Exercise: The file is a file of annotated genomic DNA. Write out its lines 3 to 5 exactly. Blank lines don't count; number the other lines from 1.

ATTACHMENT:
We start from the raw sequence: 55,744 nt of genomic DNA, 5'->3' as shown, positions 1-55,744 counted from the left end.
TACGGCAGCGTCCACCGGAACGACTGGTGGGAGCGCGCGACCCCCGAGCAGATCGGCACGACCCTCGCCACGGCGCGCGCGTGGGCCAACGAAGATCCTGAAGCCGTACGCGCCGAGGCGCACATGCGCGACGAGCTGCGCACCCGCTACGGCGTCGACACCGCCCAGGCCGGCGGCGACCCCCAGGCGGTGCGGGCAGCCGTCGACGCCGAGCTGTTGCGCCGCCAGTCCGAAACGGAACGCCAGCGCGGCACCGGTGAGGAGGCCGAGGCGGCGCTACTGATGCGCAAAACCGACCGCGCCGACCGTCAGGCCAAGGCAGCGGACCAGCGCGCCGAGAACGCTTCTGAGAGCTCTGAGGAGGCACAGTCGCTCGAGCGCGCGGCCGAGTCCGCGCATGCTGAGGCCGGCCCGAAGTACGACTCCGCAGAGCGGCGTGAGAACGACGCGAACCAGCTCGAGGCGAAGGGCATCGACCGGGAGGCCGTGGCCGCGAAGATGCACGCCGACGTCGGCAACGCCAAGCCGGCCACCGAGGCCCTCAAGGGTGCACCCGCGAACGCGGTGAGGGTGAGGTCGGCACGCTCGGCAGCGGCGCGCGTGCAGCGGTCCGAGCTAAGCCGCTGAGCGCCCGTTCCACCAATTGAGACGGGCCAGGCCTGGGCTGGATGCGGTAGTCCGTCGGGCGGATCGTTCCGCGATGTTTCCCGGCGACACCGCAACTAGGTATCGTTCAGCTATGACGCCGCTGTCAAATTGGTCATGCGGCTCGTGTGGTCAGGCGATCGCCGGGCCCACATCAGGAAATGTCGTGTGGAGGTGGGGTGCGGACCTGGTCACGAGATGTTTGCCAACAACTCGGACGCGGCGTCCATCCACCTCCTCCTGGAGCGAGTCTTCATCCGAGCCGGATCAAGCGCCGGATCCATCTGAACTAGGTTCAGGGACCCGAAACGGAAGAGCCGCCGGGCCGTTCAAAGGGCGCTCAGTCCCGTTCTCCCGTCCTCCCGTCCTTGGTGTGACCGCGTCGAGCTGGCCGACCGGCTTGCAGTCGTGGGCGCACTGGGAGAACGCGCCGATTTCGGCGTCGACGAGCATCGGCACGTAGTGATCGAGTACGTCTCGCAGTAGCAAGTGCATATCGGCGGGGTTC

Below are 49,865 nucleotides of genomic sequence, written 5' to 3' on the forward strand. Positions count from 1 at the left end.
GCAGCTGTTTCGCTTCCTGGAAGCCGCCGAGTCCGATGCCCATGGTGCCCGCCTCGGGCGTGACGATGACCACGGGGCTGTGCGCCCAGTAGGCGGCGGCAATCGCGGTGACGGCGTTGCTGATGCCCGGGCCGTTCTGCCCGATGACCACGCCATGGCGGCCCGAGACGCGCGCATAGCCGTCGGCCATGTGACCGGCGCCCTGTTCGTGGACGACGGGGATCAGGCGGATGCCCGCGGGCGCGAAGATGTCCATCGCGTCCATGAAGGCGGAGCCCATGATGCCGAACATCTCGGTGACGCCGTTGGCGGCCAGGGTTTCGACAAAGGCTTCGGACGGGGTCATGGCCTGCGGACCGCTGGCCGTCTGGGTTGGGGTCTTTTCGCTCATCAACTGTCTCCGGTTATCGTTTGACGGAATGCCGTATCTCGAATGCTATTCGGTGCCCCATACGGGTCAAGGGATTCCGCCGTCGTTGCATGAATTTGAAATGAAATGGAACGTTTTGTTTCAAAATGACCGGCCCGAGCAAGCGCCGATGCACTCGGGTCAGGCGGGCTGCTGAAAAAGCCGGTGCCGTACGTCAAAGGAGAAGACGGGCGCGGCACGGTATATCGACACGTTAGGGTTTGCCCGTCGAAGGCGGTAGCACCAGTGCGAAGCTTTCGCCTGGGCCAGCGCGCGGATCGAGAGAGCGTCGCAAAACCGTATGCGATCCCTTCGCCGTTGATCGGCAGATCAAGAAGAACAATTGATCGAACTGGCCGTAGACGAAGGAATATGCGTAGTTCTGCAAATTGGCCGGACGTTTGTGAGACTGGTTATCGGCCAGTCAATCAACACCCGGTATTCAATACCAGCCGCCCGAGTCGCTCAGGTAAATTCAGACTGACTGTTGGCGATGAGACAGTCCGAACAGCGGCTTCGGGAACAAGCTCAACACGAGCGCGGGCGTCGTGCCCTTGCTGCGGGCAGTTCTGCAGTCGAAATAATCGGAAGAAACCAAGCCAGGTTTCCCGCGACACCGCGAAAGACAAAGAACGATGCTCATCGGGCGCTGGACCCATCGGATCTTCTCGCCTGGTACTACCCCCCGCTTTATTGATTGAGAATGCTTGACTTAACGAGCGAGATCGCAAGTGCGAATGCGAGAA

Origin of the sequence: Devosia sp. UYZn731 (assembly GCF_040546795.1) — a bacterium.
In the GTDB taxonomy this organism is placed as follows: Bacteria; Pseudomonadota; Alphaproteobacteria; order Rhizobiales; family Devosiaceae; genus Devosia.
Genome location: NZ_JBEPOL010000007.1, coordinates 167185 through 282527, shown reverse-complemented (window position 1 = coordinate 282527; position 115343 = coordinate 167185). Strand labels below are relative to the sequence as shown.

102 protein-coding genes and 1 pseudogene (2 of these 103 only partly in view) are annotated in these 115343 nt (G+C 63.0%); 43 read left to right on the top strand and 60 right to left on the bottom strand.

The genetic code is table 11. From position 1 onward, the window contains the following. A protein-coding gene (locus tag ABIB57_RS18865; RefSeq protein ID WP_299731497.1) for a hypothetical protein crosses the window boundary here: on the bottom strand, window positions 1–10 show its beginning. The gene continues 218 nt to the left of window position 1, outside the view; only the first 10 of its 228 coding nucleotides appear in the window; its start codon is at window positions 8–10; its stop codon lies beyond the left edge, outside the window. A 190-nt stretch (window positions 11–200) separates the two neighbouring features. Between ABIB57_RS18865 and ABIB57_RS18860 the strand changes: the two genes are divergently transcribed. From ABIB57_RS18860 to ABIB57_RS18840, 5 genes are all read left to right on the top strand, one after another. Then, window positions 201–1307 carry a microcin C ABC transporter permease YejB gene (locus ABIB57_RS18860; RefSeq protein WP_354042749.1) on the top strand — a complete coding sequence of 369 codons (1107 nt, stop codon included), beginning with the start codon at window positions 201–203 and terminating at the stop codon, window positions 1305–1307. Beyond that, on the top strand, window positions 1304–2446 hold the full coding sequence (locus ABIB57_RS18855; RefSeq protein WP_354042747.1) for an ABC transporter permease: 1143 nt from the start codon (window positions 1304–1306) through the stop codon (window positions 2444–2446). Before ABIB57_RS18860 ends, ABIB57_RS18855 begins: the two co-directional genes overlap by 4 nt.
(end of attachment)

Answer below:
Below are 49,865 nucleotides of genomic sequence, written 5' to 3' on the forward strand. Positions count from 1 at the left end.
GCAGCTGTTTCGCTTCCTGGAAGCCGCCGAGTCCGATGCCCATGGTGCCCGCCTCGGGCGTGACGATGACCACGGGGCTGTGCGCCCAGTAGGCGGCGGCAATCGCGGTGACGGCGTTGCTGATGCCCGGGCCGTTCTGCCCGATGACCACGCCATGGCGGCCCGAGACGCGCGCATAGCCGTCGGCCATGTGACCGGCGCCCTGTTCGTGGACGACGGGGATCAGGCGGATGCCCGCGGGCGCGAAGATGTCCATCGCGTCCATGAAGGCGGAGCCCATGATGCCGAACATCTCGGTGACGCCGTTGGCGGCCAGGGTTTCGACAAAGGCTTCGGACGGGGTCATGGCCTGCGGACCGCTGGCCGTCTGGGTTGGGGTCTTTTCGCTCATCAACTGTCTCCGGTTATCGTTTGACGGAATGCCGTATCTCGAATGCTATTCGGTGCCCCATACGGGTCAAGGGATTCCGCCGTCGTTGCATGAATTTGAAATGAAATGGAACGTTTTGTTTCAAAATGACCGGCCCGAGCAAGCGCCGATGCACTCGGGTCAGGCGGGCTGCTGAAAAAGCCGGTGCCGTACGTCAAAGGAGAAGACGGGCGCGGCACGGTATATCGACACGTTAGGGTTTGCCCGTCGAAGGCGGTAGCACCAGTGCGAAGCTTTCGCCTGGGCCAGCGCGCGGATCGAGAGAGCGTCGCAAAACCGTATGCGATCCCTTCGCCGTTGATCGGCAGATCAAGAAGAACAATTGATCGAACTGGCCGTAGACGAAGGAATATGCGTAGTTCTGCAAATTGGCCGGACGTTTGTGAGACTGGTTATCGGCCAGTCAATCAACACCCGGTATTCAATACCAGCCGCCCGAGTCGCTCAGGTAAATTCAGACTGACTGTTGGCGATGAGACAGTCCGAACAGCGGCTTCGGGAACAAGCTCAACACGAGCGCGGGCGTCGTGCCCTTGCTGCGGGCAGTTCTGCAGTCGAAATAATCGGAAGAAACCAAGCCAGGTTTCCCGCGACACCGCGAAAGACAAAGAACGATGCTCATCGGGCGCTGGACCCATCGGATCTTCTCGCCTGGTACTACCCCCCGCTTTATTGATTGAGAATGCTTGACTTAACGAGCGAGATCGCAAGTGCGAATGCGAGAA

Origin of the sequence: Devosia sp. UYZn731 (assembly GCF_040546795.1) — a bacterium.